At a time when it can seem as if the Pentagon can’t build a major weapon system on time or on schedule, one unlikely corner of the military is on cost and on budget — the super secret shop that builds and operates the nation’s spy satellites.
The head of America’s spy satellites said today said every one of his programs is on time and on budget, completing what to close observers of the intelligence community is an important turnaround from a decade of sometimes botched and grossly over-budget programs.
“All of our major systems acquisitions are in the green on schedule and on cost,” Bruce Carlson, director of the National Reconnaissance Office, told reporters at a Defense Writers Group breakfast.
A former senior intelligence official was surprised and pleased by Carlson’s comments, saying it is “of huge significance. It means we’re getting the service we deserve and the government is paying what it ought to pay. And from the NRO perspective it builds confidence that the NRO can perform.” That confidence was sorely tested over the last decade, with the biggest black eye being a Boeing program called the Future Imagery Architecture.
The scars from FIA are still pretty raw at the NRO, as Carlson made clear this morning. “That was an incredible waste,”Carlson told me after the breakfast. I asked him if it had actually helped force the NRO to improve how it built requirements and managed programs. “We shouldn’t have had to learn that lesson.”
It is very difficult to pin down who deserves the credit at an agency this secretive, which often will take three to five years to build a satellite. The former senior intelligence official was willing to give Carlson at least some of the credit.
“I think he’s been a good leader,” the official said. “He’s a good guy to work with but tough. He’s got his eye on the ball.” Perhaps most important, Carlson has “just the right management instincts.”
One of the main players in this game was Al Munson, the intelligence community’s first undersecretary of acquisition and technology, so I asked him what made the difference.
“The NRO, plus all the other agencies in the IC, tightened it all up. It was the discipline that was essentially enforced by the ODNI,” said Munson, who served under Mike McConnell, Director of National Intelligence. Munson was the intelligence community’s first undersecretary of acquisition and technology. “We implemented a whole new set of acquisition processes and we started paying attention, and over time it all got better.”
I asked him about the standard answers that most space experts have offered as fixes for what has ailed the space acquisition community — stable requirements, increased systems engineering and stable funding. “Most of that stuff is all eye wash,” he said. Munson, an advisor to the NRO, is also a senior fellow at the Potomac Institute for Policy Studies and a member of the Pentagon’s Defense Science Board.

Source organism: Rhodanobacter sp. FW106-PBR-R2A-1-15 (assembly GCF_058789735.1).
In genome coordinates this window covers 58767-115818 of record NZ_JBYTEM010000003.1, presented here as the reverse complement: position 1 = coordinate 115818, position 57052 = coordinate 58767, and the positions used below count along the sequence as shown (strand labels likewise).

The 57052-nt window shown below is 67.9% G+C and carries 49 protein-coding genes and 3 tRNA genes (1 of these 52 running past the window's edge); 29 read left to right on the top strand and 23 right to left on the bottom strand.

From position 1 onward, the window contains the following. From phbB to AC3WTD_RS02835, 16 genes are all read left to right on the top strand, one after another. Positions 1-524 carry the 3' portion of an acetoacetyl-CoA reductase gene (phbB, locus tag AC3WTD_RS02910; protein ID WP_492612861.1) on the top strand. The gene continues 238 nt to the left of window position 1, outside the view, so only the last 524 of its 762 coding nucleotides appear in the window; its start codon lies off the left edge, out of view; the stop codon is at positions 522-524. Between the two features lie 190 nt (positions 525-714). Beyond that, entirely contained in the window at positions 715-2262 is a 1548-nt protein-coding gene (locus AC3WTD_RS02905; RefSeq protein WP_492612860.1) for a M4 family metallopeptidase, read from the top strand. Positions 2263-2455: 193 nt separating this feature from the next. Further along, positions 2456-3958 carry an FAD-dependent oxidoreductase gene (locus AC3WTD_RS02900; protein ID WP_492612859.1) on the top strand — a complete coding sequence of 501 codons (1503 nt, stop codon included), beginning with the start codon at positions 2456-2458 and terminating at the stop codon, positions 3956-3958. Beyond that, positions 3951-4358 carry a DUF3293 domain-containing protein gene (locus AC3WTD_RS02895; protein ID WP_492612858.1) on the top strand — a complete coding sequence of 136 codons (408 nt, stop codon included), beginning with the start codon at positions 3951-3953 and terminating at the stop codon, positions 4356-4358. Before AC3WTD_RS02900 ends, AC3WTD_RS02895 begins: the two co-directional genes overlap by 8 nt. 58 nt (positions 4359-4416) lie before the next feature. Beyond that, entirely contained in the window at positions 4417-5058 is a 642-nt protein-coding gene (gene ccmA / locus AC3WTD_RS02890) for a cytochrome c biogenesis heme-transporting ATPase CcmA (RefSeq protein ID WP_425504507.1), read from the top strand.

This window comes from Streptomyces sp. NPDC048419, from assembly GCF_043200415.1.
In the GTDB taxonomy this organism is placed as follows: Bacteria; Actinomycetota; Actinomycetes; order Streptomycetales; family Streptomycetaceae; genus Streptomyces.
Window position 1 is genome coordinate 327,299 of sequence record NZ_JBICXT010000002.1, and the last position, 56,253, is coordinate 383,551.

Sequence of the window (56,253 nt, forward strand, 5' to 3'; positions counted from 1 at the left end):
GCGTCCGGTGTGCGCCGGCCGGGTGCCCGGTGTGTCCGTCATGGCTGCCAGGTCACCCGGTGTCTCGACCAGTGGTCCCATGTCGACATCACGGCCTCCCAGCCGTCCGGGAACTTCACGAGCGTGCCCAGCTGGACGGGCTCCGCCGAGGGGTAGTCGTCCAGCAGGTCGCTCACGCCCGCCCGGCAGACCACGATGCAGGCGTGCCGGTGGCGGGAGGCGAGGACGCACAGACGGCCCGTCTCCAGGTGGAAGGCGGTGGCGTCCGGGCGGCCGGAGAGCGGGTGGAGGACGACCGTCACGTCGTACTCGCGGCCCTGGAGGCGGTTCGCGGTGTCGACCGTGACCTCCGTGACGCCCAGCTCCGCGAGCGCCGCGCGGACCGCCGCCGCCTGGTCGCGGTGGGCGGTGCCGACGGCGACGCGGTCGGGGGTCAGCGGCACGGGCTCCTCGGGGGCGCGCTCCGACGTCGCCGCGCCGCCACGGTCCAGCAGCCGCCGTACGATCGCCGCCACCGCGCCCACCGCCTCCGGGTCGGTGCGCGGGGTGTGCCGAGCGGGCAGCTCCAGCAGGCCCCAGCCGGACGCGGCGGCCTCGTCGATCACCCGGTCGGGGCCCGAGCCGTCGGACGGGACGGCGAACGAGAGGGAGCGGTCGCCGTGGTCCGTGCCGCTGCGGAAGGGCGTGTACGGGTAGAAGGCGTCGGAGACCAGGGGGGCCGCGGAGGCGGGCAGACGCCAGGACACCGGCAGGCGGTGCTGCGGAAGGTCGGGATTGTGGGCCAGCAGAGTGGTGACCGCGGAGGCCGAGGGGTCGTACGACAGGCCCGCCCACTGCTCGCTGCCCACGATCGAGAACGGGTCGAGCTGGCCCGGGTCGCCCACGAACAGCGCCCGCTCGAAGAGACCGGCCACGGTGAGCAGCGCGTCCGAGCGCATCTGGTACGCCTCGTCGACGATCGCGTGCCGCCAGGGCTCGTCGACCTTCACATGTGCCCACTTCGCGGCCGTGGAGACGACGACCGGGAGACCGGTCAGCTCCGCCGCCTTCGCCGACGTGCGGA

Munson told me the improvements at the NRO are not isolated. The National Security Agency, which struggled mightily with its main modernization program during the first five years of the 21st century, was stripped of its Milestone Decision Authority by Congress. That means the agency did not have the power to decide important management decisions about the program. The NRO was stripped of its MDA on at least one program. That authority has now been given back to both agencies.
In a recent op-ed for my former employer, Space News, Munson laid out just how well the intelligence community’s acquisition program is now doing.
The intelligence community’s yearly program management plan report, documenting the progress of its large procurement programs for Congress, has shown steady improvement since it was initiated as a requirement of the Intelligence Reform and Terrorist Prevention Act of 2004 (IRTPA) and the formation of the Office of the Director of National Intelligence (DNI). The recently delivered 2010 report documents that of the 50 or so current major intelligence community procurements, 100 percent are on track to meet fully their performance requirements and only 10 percent have cost or schedule challenges – none serious.
In addition to the good news he delivered at the breakfast, Carlson also said the NRO is declassifying two satellites in connection with its 50th birthday this weekend. The two satellites are Hexagon (KH-9) and Gambit (KH 7and 8). Hexagon is 60 feet long and 10 feet in diameter. Much of the satellite is occupied by its camera. Much of the rest of the bird was filled with, as an admiring Carlson put it, thousands and thousands of feet of film. Hexagon will be on display this Saturday at the Smithsonian’s Udvar Hazy Center near Dulles Airport.